“A good script and impressive combat still can’t hold the whole film together”
As far as martial arts action goes, The Swordsman does little to reinvent the wheel. It follows much of the same set-up as others of its ilk; during a time of political turmoil tensions come to the fore in one out-lying town where heroes, villains and all in between start to butt heads. Amongst the rabble a lone swordsman begins to emerge as a formidable but underestimated champion who will inevitably prove to be an unlikely national hero. Despite how snugly The Swordsman fits within this oft-explored genre, it is nonetheless a solidly entertaining piece of work with well-developed characters.
Included in GFF as part of their Country Focus: South Korea selection, the film’s setting and language is not one that often makes its way to the Western mainstream. In comparison to the fantastical combat of Chinese wuxia, or the honour and brutality of Japanese samurai films, The Swordsman feels more like a grim and gritty underdog. The swordsman himself, Tae-yul (Jang Hyuk), is introduced to us as nothing more than a humble mountain dweller. With severely damaged eye sight, he’s reliant on his daughter for aid and his fighting days seem to be in the past. Similarly, the country as a whole is on the backfoot. Set in the 17th century, just after Korea has suffered a small rebellion, the country is in disarray. Early on the nobles choose to save what money they have left rather than spend it on their impoverished peoples. Weakened as they are, they become easy targets to emissaries from Qing (in China) who, through force and intimidation, will turn Korea into a colony for their Emperor.
For a film with a focus on action and combat it is refreshing to see its script give the right amount of time to developing reasons for fighting. Writer/director Choi Jae-Hoon does a good job of developing the various players and establishing stakes before the first sword is even drawn. By the time Tae-yul, dragged down the mountain by his bored daughter, arrives at the village all the pieces are set. The villains have proven themselves to be evil enough that they need to be dealt with, while the resident nobles are too cowardly to take responsibility themselves. All that’s left is a catalyst. Which arrives in the form of Tae-ok (Kim Hyeon-soo), the daughter, being kidnapped by the emissaries. Tae-yul launches into a rescue mission which, quite unintentionally, carries with it the fate of the nation.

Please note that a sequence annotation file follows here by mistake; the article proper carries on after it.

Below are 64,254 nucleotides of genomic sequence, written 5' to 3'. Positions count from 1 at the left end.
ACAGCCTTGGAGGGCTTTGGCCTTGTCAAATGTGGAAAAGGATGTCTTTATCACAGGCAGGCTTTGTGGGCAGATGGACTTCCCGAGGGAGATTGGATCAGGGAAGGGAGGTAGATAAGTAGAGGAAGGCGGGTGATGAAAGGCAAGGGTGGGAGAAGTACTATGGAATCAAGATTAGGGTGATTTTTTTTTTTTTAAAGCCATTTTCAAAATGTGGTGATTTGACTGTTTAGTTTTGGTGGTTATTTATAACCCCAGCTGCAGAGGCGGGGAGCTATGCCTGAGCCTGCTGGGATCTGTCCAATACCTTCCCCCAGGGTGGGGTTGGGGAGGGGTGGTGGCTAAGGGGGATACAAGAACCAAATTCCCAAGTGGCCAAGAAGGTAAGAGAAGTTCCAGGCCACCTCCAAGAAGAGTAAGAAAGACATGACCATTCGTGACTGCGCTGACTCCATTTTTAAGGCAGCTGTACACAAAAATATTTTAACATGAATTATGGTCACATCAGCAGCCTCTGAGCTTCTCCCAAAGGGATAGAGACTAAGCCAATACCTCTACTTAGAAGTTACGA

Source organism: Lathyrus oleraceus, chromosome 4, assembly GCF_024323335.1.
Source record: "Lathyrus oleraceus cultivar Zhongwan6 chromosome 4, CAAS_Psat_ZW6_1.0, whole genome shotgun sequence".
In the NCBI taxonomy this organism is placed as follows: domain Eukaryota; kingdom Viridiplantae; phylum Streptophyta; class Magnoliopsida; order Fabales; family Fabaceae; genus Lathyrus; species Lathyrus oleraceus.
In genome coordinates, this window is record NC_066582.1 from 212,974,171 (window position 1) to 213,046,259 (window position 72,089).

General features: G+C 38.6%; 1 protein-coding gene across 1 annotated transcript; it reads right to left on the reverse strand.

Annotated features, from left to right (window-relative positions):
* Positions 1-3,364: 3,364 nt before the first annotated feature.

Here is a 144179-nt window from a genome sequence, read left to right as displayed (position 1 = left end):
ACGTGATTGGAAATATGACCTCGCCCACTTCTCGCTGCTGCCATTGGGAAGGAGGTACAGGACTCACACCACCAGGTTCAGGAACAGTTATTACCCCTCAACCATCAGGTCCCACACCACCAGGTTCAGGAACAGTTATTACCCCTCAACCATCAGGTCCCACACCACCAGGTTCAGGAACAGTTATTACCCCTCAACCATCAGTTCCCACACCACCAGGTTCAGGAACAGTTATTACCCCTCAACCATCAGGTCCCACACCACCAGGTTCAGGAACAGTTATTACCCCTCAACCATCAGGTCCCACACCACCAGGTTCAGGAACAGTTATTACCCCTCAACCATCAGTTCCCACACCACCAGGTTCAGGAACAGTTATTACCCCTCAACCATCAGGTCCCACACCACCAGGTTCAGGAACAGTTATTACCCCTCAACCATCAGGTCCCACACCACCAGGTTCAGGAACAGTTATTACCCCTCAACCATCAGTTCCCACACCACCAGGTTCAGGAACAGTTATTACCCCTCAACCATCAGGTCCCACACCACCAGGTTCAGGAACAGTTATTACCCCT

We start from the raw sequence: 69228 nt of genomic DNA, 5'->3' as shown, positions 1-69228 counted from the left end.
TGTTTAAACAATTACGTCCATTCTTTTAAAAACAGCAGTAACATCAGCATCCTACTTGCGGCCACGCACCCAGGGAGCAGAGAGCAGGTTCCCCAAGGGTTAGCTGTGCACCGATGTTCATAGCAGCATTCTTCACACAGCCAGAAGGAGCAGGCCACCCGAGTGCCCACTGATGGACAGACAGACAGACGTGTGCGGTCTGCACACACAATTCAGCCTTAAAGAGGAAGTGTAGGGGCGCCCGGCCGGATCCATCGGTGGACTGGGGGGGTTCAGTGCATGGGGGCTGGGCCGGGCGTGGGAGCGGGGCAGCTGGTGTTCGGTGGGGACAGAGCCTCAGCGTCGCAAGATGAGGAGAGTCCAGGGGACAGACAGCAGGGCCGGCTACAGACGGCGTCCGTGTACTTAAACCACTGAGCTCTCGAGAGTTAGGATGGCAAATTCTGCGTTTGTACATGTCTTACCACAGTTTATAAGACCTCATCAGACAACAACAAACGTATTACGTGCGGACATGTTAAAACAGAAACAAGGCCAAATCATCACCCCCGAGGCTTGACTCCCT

When the action does come it is worth the wait. Even though there are hundreds of films in this genre, it’s always impressive to see actors performing their combat in camera. Seeing Hyuk actually dodge and deflect blows while leaping over buildings or sliding through the mud is unquestionably fun. While Choi’s camera work is full of long takes and sweeping tracking shots so that the stunt work has time to breathe and deliver real impact. Rather than the fast-paced editing and shaky cam that we’re very used to in the West.
While the story remains satisfying the combat does lose its tension towards the third act. Tae-yul’s impaired eyesight is used to make his unbeatable combat even more impressive rather than as a disadvantage. A significant amount of the script is given over to establishing a number of the female characters to be as skilled as Tae-yul and his combatants. Yet, they’re pointlessly relegated in the second half and never given a chance to show what they can actually do.
The Swordman’s character development and well-established plot are its greatest strengths. As impressive and satisfying as the combat is, it is only just enough to hold our attention to the end. Making The Swordsman a film of two decent halves, one well-written the other well-choreographed, but not necessarily a cohesive whole.
Director: Choi Jae-hoon
Producer: Lee Tae-hun, Park A-hyoung
Cast: Jang Hyuk, Kim Hyun-soo, Joe Taslim, Jeong Man-sik
Release Date: 2020